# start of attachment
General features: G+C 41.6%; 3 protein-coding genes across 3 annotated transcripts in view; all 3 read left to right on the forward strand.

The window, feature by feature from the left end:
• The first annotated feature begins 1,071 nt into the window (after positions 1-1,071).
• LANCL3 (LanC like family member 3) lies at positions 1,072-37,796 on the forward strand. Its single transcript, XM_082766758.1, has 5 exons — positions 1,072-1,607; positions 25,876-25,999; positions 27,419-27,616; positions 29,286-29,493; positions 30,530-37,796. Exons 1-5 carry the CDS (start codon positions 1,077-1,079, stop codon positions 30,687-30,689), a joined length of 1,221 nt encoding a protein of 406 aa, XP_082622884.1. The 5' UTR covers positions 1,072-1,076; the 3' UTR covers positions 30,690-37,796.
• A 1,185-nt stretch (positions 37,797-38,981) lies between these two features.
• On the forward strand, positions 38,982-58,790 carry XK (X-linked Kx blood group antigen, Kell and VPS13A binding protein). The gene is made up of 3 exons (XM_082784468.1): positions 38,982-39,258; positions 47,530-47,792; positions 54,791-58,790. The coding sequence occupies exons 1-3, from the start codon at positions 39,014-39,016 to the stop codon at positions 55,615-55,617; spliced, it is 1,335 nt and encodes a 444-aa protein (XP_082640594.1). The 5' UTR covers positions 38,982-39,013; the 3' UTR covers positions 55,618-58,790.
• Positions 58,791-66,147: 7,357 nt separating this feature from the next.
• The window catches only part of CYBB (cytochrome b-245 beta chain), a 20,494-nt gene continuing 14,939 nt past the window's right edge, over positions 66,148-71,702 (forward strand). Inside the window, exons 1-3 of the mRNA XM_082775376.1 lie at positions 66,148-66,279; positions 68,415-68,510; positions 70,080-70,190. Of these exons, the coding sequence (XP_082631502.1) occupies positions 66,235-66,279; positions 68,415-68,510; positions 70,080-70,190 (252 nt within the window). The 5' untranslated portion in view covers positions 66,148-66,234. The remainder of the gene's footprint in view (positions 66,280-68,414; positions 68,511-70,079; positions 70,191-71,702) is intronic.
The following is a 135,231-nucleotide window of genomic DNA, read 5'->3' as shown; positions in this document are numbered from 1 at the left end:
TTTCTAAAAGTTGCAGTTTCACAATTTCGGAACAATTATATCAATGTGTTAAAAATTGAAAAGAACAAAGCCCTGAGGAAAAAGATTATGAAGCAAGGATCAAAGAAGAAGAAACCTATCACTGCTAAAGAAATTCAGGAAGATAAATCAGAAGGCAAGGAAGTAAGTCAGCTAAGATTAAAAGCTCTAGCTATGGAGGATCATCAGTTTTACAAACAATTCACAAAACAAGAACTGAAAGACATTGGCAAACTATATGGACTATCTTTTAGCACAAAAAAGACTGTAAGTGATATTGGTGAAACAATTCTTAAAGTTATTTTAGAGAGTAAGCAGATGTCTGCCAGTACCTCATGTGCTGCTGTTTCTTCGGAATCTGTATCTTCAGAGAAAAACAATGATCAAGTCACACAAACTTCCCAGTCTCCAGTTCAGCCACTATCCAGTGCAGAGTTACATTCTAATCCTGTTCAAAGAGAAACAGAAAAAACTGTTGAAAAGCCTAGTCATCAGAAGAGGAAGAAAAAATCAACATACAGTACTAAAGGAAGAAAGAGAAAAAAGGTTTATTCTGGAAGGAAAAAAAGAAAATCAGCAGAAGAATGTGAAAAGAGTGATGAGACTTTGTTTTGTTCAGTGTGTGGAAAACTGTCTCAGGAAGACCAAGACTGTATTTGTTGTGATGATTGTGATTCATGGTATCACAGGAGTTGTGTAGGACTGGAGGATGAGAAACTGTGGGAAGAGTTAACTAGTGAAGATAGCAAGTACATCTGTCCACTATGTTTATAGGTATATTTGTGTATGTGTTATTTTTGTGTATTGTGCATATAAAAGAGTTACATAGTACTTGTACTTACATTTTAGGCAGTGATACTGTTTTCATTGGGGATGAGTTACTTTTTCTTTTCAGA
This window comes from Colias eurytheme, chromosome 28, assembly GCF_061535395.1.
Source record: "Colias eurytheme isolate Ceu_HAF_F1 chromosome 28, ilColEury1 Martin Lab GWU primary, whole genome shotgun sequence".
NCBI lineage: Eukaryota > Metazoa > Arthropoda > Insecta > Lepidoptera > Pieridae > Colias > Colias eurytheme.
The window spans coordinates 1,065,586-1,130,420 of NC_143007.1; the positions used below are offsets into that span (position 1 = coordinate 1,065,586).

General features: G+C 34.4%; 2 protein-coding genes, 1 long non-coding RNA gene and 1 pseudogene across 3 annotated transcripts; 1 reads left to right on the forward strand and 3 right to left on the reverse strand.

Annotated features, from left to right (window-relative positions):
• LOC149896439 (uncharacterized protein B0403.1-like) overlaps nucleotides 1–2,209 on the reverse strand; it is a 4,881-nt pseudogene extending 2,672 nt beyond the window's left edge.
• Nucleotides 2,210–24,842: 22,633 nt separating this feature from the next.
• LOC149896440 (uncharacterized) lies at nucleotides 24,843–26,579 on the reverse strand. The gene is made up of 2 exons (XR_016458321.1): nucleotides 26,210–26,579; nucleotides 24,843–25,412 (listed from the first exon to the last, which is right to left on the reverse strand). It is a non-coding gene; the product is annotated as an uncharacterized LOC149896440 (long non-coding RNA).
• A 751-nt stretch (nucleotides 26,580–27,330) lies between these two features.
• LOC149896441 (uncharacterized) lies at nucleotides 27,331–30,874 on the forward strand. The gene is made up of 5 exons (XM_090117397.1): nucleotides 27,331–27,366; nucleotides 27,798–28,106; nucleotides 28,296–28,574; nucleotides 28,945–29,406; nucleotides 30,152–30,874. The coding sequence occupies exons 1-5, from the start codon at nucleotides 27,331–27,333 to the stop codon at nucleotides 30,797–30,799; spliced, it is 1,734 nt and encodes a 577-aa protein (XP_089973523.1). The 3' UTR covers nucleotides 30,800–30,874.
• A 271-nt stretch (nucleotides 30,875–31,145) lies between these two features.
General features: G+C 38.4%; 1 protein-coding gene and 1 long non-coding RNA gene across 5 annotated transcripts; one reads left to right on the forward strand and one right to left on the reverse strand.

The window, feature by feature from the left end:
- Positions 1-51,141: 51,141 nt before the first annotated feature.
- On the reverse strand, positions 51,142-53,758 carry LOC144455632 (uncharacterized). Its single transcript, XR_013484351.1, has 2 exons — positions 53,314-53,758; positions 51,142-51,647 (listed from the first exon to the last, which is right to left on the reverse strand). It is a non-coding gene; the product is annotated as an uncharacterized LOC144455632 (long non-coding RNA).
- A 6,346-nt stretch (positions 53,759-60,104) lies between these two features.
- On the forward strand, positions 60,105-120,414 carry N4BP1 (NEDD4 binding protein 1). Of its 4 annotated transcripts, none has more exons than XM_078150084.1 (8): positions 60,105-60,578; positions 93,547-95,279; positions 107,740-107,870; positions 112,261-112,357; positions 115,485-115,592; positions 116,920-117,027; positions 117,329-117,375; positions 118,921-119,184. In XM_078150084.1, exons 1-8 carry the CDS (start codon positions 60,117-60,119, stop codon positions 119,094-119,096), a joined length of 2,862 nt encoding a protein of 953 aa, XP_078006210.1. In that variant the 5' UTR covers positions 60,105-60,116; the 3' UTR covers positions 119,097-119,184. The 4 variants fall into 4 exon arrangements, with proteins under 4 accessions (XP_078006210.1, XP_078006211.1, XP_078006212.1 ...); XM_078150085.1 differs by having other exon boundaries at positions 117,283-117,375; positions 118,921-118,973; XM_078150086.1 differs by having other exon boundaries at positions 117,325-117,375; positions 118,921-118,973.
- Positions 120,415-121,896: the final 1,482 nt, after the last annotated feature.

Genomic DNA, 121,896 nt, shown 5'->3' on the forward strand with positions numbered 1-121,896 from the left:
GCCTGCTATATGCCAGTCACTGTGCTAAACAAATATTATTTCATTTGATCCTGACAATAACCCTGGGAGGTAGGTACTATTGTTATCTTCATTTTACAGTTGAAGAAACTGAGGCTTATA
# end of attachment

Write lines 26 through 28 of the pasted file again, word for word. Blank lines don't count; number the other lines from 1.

- On the reverse strand, positions 51,142-53,758 carry LOC144455632 (uncharacterized). Its single transcript, XR_013484351.1, has 2 exons — positions 53,314-53,758; positions 51,142-51,647 (listed from the first exon to the last, which is right to left on the reverse strand). It is a non-coding gene; the product is annotated as an uncharacterized LOC144455632 (long non-coding RNA).
- A 6,346-nt stretch (positions 53,759-60,104) lies between these two features.
- On the forward strand, positions 60,105-120,414 carry N4BP1 (NEDD4 binding protein 1). Of its 4 annotated transcripts, none has more exons than XM_078150084.1 (8): positions 60,105-60,578; positions 93,547-95,279; positions 107,740-107,870; positions 112,261-112,357; positions 115,485-115,592; positions 116,920-117,027; positions 117,329-117,375; positions 118,921-119,184. In XM_078150084.1, exons 1-8 carry the CDS (start codon positions 60,117-60,119, stop codon positions 119,094-119,096), a joined length of 2,862 nt encoding a protein of 953 aa, XP_078006210.1. In that variant the 5' UTR covers positions 60,105-60,116; the 3' UTR covers positions 119,097-119,184. The 4 variants fall into 4 exon arrangements, with proteins under 4 accessions (XP_078006210.1, XP_078006211.1, XP_078006212.1 ...); XM_078150085.1 differs by having other exon boundaries at positions 117,283-117,375; positions 118,921-118,973; XM_078150086.1 differs by having other exon boundaries at positions 117,325-117,375; positions 118,921-118,973.